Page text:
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Extra police on Muni slash smartphone thefts

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Muni Smartphones
The SFMTA board of directors voted Tuesday to approve expanding BART's cell service to Muni Metro subway tunnels.

Muni riders may have noticed more San Francisco police officers in the last month.

Since Oct. 1, when extra officers started riding Muni, smartphone thefts plummeted to nine in October from 51 in September, said Mayor Ed Lee.

It’s the latest effort from the transit agency and the San Francisco Police Department to stop smartphone theft and give tips to riders on how to protect themselves from being the next victim.

Additional police officers on board Muni buses, trains and cable cars are funded by a $1 million federal grant from the U.S. Department of Homeland Security.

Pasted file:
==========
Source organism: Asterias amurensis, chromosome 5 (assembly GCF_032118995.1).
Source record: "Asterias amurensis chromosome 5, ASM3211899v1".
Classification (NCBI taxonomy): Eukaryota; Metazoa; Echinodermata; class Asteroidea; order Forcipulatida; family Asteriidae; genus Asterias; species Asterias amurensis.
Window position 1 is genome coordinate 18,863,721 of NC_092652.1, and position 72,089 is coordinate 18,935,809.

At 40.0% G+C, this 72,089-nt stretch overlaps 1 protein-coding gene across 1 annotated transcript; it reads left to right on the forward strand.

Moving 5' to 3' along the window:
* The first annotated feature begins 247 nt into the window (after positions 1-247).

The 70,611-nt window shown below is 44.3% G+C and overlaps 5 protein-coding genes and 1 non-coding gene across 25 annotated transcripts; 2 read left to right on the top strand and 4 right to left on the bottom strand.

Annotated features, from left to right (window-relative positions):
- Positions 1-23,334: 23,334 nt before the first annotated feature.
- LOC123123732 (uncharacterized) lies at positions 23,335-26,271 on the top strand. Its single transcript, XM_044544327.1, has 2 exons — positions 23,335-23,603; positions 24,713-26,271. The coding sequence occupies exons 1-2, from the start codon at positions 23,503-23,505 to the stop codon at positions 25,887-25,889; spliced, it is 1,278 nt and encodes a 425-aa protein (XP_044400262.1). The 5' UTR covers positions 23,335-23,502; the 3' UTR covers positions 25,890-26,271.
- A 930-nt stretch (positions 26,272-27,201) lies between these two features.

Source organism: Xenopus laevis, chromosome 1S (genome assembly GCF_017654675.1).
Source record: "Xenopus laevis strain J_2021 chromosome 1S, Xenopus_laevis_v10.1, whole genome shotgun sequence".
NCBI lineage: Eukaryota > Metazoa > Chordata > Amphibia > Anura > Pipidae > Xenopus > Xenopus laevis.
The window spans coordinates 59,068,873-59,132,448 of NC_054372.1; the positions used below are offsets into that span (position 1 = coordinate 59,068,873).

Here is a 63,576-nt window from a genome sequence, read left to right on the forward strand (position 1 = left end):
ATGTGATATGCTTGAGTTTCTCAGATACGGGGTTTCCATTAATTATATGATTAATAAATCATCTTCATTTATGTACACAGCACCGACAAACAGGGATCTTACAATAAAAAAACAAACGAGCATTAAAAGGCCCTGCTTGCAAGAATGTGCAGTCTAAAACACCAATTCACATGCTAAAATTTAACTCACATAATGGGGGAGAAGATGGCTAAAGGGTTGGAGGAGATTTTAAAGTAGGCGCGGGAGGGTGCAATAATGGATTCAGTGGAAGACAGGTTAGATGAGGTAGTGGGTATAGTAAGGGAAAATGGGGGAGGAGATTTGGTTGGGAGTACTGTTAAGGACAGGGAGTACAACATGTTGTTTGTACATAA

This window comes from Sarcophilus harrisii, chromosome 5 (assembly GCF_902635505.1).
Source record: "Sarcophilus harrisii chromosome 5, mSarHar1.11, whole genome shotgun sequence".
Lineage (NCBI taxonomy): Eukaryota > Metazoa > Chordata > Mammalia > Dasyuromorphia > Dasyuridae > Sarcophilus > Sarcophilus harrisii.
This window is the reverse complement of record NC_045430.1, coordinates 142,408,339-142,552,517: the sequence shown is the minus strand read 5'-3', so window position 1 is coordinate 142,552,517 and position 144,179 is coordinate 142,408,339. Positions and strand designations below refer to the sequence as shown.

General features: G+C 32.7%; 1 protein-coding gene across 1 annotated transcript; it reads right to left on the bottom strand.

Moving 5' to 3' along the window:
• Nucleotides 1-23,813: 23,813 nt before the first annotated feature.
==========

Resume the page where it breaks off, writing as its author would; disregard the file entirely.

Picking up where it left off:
Lee said it’s just not up to police officers to prevent smartphone thefts in The City. The San Francisco Municipal Transportation began its “Eyes Up ,Phone Down” campaign to tell riders to put away their phones and to pay attention to their surroundings.

Police Chief Greg Suhr agreed with Lee:

“Be smart. Don’t make it available. You wouldn’t walk down the street counting hundreds of dollars. That’s what you’re doing when you’re not paying attention and you’re engaged or engrossed in your cell phone”

The transit agency said fare inspectors may approach riders with smartphones out to talk about safety tips and cards to prevent smartphone thefts.

Riders can also visit the SFMTA website for more safety tips to keep their smartphones from getting stolen.

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